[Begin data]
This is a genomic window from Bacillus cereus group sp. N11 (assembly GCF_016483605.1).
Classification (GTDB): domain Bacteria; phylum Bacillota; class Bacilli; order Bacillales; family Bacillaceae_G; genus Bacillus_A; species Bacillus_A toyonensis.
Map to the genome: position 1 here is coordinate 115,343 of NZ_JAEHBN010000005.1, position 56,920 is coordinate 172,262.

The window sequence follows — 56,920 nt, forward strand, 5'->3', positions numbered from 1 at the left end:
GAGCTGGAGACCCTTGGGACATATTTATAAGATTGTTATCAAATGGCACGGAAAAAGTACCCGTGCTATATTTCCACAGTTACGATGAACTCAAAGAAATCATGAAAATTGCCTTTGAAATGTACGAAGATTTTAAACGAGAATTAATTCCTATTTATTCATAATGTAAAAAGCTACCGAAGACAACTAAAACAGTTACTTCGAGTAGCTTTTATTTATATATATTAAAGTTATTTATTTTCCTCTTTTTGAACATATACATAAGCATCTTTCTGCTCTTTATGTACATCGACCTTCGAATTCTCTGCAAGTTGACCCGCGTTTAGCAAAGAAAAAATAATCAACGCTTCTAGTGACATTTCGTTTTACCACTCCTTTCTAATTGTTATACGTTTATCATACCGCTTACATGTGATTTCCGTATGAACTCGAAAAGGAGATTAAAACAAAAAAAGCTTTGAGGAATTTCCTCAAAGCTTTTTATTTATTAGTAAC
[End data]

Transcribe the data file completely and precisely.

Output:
This is a genomic window from Bacillus cereus group sp. N11 (assembly GCF_016483605.1).
Classification (GTDB): domain Bacteria; phylum Bacillota; class Bacilli; order Bacillales; family Bacillaceae_G; genus Bacillus_A; species Bacillus_A toyonensis.
Map to the genome: position 1 here is coordinate 115,343 of NZ_JAEHBN010000005.1, position 56,920 is coordinate 172,262.

The window sequence follows — 56,920 nt, forward strand, 5'->3', positions numbered from 1 at the left end:
GAGCTGGAGACCCTTGGGACATATTTATAAGATTGTTATCAAATGGCACGGAAAAAGTACCCGTGCTATATTTCCACAGTTACGATGAACTCAAAGAAATCATGAAAATTGCCTTTGAAATGTACGAAGATTTTAAACGAGAATTAATTCCTATTTATTCATAATGTAAAAAGCTACCGAAGACAACTAAAACAGTTACTTCGAGTAGCTTTTATTTATATATATTAAAGTTATTTATTTTCCTCTTTTTGAACATATACATAAGCATCTTTCTGCTCTTTATGTACATCGACCTTCGAATTCTCTGCAAGTTGACCCGCGTTTAGCAAAGAAAAAATAATCAACGCTTCTAGTGACATTTCGTTTTACCACTCCTTTCTAATTGTTATACGTTTATCATACCGCTTACATGTGATTTCCGTATGAACTCGAAAAGGAGATTAAAACAAAAAAAGCTTTGAGGAATTTCCTCAAAGCTTTTTATTTATTAGTAAC